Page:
Nov. 13 (Bloomberg) -- Colombia’s peso fell to a one-week low as investors bought dollars as a refuge from turmoil after the collapse of the Andean nation’s biggest brokerage.
The peso dropped 0.1 percent to 1,817.40 per U.S. dollar. Earlier it touched 1,823.15, the weakest level since Nov. 6. It has advanced 5.2 percent in the past year, the best performance among 25 emerging-market currencies tracked by Bloomberg.
Finance Minister Mauricio Cardenas said Nov. 7 that regulators will liquidate Interbolsa SA’s brokerage after it failed to meet a loan payment. Following the collapse, Colombia’s central bank began offering 300 billion pesos ($165 million) of 14-day repurchase agreements to boost liquidity, accepting securities including corporate bonds as collateral.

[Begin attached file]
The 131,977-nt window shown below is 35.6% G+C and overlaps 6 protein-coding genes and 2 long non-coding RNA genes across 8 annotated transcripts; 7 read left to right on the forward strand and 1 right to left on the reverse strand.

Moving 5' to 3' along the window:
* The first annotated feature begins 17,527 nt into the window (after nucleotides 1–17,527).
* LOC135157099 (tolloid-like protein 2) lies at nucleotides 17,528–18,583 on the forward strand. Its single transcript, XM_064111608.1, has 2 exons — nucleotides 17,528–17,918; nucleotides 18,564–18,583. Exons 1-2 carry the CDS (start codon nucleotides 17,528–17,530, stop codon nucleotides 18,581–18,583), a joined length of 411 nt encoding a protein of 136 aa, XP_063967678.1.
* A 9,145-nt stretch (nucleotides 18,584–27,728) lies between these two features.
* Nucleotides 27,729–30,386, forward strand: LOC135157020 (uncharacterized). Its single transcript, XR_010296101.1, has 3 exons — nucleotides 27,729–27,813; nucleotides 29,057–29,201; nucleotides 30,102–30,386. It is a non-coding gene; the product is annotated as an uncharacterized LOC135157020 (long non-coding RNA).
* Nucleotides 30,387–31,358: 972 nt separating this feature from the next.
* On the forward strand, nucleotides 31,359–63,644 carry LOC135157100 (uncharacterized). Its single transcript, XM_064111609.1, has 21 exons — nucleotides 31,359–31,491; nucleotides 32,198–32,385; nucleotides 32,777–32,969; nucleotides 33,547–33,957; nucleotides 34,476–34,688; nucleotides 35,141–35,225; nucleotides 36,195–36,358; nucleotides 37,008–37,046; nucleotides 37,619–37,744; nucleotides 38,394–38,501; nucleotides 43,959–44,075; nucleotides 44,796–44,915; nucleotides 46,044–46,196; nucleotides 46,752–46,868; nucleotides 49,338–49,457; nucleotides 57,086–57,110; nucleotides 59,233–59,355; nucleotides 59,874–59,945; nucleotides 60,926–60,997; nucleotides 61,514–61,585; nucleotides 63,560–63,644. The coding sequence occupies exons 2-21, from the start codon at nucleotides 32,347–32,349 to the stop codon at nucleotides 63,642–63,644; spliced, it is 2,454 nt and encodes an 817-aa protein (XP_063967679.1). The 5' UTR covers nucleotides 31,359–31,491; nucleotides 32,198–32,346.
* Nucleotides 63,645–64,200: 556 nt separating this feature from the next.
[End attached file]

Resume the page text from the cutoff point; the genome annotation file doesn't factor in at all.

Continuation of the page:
“People are still nervous after what happened with Interbolsa so we’re still seeing low trading volume and some seeking refuge in the dollar,” said Cesar Corredor, an analyst at Banco de Bogota SA, the nation’s second-biggest bank. “The measures taken by the government have helped calm fears.”
The benchmark Colcap stock index has dropped 3.7 percent this month, after Interbolsa said Nov. 1 it was facing a funding squeeze.
Today investors took 1.86 billion pesos of the 14-day repos offered by the central bank. There were no trades of the country’s benchmark peso bonds due July 2024 on the central bank’s platform known as SEN.
The yield on the government’s 11.25 percent peso-denominated debt due in October 2018 rose five basis points, or 0.05 percentage point, to 5.64 percent, according to the central bank. The price fell 0.337 centavo to 127.669 centavos per peso.
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